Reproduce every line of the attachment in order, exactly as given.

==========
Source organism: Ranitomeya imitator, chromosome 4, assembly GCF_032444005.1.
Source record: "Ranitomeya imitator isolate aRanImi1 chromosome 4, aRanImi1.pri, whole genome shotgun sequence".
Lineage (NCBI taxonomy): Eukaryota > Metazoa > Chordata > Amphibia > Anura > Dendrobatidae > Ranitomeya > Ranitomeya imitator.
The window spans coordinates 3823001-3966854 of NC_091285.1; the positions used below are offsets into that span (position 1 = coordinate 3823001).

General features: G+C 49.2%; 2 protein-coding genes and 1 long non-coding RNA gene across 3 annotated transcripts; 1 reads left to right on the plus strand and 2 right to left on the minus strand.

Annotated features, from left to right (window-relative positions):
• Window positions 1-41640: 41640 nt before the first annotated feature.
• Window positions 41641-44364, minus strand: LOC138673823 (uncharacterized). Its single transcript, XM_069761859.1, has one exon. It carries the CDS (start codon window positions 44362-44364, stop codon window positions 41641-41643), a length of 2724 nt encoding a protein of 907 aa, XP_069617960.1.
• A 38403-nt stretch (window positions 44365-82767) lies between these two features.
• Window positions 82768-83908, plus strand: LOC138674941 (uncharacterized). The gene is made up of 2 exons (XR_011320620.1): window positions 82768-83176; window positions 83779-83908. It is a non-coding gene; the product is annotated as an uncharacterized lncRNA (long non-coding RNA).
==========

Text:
Source organism: Ranitomeya imitator, chromosome 4, assembly GCF_032444005.1.
Source record: "Ranitomeya imitator isolate aRanImi1 chromosome 4, aRanImi1.pri, whole genome shotgun sequence".
Lineage (NCBI taxonomy): Eukaryota > Metazoa > Chordata > Amphibia > Anura > Dendrobatidae > Ranitomeya > Ranitomeya imitator.
The window spans coordinates 3823001-3966854 of NC_091285.1; the positions used below are offsets into that span (position 1 = coordinate 3823001).

General features: G+C 49.2%; 2 protein-coding genes and 1 long non-coding RNA gene across 3 annotated transcripts; 1 reads left to right on the plus strand and 2 right to left on the minus strand.

Annotated features, from left to right (window-relative positions):
• Window positions 1-41640: 41640 nt before the first annotated feature.
• Window positions 41641-44364, minus strand: LOC138673823 (uncharacterized). Its single transcript, XM_069761859.1, has one exon. It carries the CDS (start codon window positions 44362-44364, stop codon window positions 41641-41643), a length of 2724 nt encoding a protein of 907 aa, XP_069617960.1.
• A 38403-nt stretch (window positions 44365-82767) lies between these two features.
• Window positions 82768-83908, plus strand: LOC138674941 (uncharacterized). The gene is made up of 2 exons (XR_011320620.1): window positions 82768-83176; window positions 83779-83908. It is a non-coding gene; the product is annotated as an uncharacterized lncRNA (long non-coding RNA).